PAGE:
Photo: Amazon founder Jeff Bezos.

President Obama is now considering whether to order the Central Intelligence Agency to kill a U.S. citizen in Pakistan. That’s big news this week. But hidden in plain sight is the fact that Amazon would be an accessory to the assassination.

Amazon has a $600 million contract with the CIA to provide the agency with “cloud” computing services. After final confirmation of the deal several months ago, Amazon declared: “We look forward to a successful relationship with the CIA.”

The relationship means that Amazon — logoed with a smiley-face arrow from A to Z, selling products to millions of people every week — is responsible for keeping the CIA’s secrets and aggregating data to help the agency do its work. Including drone strikes.

Drone attacks in Pakistan are “an entirely CIA operation,” New York Times reporter Mark Mazzetti said Tuesday night in an interview on the PBS NewsHour. He added that “the Pakistani government will not allow the [U.S.] military to take over the mission because they want to still have the sort of veneer of secrecy that the CIA provides.”

The sinister implications of Amazon’s new CIA role have received scant public attention so far.

As the largest Web retailer in the world, Amazon has built its business model on the secure accumulation and analysis of massive personal data. The firm’s Amazon Web Services division gained the CIA contract amid fervent hopes that the collaboration will open up vast new vistas for the further melding of surveillance and warfare.

Notably, Amazon did not submit the low bid for the $600 million contract. The firm won the deal after persuading the CIA of its superior technical capacities in digital realms.

Amazon is now integral to the U.S. government’s foreign policy of threatening and killing.

Any presidential decision to take the life of an American citizen is a subset of a much larger grave problem. Whatever the nationality of those who hear the menacing buzz of a drone overhead, the hijacking of skies to threaten and kill those below is unconscionable. And, as presently implemented, unconstitutional.

On Feb. 11 the Times reported that the Obama administration “is debating whether to authorize a lethal strike against an American citizen living in Pakistan who some believe is actively plotting terrorist attacks.” In effect, at issue is whether the president should order a summary execution — an assassination — on his say-so.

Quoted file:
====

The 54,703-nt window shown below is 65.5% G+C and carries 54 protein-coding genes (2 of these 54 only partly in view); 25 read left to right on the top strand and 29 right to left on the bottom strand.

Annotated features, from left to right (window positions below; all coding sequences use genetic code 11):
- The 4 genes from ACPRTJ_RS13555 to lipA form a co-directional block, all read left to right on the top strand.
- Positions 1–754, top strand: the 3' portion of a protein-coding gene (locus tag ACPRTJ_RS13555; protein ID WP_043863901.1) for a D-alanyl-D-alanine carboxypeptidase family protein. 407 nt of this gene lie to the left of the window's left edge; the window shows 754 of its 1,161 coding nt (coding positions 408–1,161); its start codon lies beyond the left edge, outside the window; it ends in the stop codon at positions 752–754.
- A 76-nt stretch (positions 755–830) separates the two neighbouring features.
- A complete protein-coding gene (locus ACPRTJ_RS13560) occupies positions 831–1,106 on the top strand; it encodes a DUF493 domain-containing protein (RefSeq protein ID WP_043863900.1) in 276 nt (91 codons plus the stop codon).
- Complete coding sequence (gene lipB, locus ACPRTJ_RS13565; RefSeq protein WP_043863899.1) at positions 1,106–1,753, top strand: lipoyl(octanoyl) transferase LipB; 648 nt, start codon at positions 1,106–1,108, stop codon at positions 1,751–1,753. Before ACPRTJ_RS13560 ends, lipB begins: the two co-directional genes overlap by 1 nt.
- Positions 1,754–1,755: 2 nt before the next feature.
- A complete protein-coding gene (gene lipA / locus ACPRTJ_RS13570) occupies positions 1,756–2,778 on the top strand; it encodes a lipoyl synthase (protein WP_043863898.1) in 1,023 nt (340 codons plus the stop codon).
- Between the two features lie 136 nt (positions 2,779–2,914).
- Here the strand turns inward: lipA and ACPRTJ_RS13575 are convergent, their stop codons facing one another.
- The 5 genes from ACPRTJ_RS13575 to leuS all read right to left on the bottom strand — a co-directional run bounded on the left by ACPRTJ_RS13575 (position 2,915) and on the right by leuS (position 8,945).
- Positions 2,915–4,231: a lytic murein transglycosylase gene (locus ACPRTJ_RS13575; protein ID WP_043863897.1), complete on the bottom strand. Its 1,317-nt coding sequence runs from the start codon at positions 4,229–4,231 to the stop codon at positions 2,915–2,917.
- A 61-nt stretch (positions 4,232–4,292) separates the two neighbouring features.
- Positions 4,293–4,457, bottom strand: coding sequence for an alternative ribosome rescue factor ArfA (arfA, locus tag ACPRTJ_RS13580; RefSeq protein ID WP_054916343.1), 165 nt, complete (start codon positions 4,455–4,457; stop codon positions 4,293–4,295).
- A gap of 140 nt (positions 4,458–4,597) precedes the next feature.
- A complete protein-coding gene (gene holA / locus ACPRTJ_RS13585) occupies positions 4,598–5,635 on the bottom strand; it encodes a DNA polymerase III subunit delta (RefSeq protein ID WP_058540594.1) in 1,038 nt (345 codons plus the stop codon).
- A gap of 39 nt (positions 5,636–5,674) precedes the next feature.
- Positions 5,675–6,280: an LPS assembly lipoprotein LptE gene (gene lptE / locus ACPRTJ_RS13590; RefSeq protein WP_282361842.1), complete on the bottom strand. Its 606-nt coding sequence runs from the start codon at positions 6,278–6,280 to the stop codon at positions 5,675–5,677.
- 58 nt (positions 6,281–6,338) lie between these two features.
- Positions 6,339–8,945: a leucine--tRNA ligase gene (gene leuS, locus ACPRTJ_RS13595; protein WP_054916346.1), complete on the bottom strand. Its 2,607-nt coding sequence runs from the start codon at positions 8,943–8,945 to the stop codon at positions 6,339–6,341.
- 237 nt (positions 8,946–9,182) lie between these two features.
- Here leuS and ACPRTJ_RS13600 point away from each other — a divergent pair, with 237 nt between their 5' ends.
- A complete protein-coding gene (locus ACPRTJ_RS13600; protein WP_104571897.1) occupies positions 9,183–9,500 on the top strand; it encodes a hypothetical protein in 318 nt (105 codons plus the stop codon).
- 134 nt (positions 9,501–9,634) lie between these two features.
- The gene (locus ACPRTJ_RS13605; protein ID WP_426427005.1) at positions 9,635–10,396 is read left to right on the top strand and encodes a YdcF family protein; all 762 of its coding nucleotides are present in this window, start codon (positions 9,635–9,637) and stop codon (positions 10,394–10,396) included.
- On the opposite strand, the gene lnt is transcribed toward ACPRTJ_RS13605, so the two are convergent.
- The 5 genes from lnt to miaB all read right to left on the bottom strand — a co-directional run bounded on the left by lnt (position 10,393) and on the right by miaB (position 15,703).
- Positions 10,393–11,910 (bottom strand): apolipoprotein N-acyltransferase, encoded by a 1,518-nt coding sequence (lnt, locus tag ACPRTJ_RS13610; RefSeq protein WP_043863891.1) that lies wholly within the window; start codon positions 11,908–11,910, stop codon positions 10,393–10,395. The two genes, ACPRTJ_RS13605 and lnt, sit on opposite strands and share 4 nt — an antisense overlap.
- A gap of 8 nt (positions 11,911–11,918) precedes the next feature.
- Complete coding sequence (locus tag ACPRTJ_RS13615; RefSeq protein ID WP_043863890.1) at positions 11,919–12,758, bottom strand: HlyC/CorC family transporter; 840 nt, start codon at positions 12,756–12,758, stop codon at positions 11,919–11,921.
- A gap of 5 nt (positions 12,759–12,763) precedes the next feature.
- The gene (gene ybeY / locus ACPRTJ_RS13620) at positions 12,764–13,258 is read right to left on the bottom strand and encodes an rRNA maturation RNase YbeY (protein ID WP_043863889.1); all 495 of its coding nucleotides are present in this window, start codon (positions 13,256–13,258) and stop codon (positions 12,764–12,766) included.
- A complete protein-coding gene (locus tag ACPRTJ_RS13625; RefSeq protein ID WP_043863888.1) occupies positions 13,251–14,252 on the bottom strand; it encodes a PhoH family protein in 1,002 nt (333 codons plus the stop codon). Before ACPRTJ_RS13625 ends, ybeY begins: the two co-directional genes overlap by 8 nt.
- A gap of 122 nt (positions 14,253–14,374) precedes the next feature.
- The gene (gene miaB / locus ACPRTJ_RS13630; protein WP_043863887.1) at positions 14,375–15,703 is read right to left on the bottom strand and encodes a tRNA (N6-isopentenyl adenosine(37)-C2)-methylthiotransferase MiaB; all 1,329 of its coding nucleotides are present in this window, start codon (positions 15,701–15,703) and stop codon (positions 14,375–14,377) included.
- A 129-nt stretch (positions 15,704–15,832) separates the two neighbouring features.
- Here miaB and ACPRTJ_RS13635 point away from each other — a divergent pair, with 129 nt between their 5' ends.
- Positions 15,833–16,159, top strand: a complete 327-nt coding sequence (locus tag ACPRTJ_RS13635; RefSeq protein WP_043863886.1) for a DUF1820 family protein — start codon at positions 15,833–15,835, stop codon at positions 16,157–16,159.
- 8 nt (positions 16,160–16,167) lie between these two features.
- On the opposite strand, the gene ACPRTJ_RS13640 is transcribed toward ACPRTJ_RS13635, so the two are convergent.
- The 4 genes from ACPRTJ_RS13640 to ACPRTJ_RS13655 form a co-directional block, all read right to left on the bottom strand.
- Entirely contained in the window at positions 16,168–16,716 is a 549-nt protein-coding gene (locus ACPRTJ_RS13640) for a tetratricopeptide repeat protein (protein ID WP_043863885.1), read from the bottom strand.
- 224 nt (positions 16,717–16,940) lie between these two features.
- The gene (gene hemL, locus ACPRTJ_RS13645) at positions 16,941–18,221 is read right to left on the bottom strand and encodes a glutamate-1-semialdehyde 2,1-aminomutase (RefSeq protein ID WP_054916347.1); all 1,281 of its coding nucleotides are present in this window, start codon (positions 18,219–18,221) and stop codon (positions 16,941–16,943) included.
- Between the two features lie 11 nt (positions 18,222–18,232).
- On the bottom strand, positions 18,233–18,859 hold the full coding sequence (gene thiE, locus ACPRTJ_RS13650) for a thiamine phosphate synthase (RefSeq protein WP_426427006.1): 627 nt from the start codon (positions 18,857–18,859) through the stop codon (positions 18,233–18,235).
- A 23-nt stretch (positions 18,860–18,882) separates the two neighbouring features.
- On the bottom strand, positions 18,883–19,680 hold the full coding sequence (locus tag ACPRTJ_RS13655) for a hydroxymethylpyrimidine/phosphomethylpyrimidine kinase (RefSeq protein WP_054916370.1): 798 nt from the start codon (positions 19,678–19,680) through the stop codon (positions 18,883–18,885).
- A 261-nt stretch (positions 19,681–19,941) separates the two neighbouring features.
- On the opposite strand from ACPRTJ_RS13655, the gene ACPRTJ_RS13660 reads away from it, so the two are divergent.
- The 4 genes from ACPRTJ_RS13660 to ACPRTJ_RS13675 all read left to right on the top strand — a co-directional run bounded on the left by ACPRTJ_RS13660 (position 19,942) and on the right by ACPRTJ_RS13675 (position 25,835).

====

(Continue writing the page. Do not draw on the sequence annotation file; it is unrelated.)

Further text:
The American way isn’t supposed to be that way. The “due process of law” required by the Fifth Amendment of the United States Constitution is not supposed to be whatever the president decides to do.

A free and independent press is crucial for confronting such dire trends. But structural factors of corporate power continue to undermine the potential of journalism. The Washington Post is a grim case in point.

Six months ago, Jeff Bezos — the CEO and main stakeholder of Amazon — bought the Post. But the newspaper’s ongoing CIA-related coverage does not inform readers that the CIA’s big contract with Amazon is adding to the personal wealth of the Post’s sole owner.

This refusal to make such conflict-of-interest disclosures is much more than journalistic evasion for the sake of appearances. It’s a marker for more consolidation of corporate mega-media power with government power. The leverage from such convergence is becoming ever-less acknowledged or conspicuous as it becomes ever-more routine and dominant.

After e-mail correspondence with me about the non-disclosure issue in early January, the executive editor of the Washington Post, Martin Baron, declined to answer questions from media outlets on the subject. On Jan. 15 — when I delivered a RootsAction.org petition under the heading “Washington Post: Readers Deserve Full Disclosure in Coverage of CIA,” signed by 30,000 people, to the newspaper’s headquarters — Baron declined to meet with me or designate any employee to receive the petition. Clearly the Post management wants this issue to go away.

But, as I wrote to Baron last month, it’s all too convenient — and implausible — for the Washington Post to claim that there would be “no direct relevance of the [Amazon-CIA] cloud services contract to coverage of such matters as CIA involvement in rendition of prisoners to regimes for torture; or in targeting for drone strikes; or in data aggregation for counterinsurgency.”

The surveillance state and the warfare state continue to converge. The Washington Post does not want us to insist on journalistic disclosure. Amazon does not want us to insist on moral accountability. President Obama does not want us to insist on basic constitutionality. It would be a shame to oblige any of them.

This work is licensed under a Creative Commons Attribution-Share Alike 3.0 License.

US Intelligence Community Worldwide Threat Assessment

February 12th, 2014 by Stephen Lendman

America has 16 known intelligence agencies. James Clapper is Director of National Intelligence (DNI).

On January 29, he presented his annual worldwide threat assessment. He did so to Senate Select Committee on Intelligence members.

He lied calling terrorism “persistent threats to US interests overseas.” None exist except ones America invents.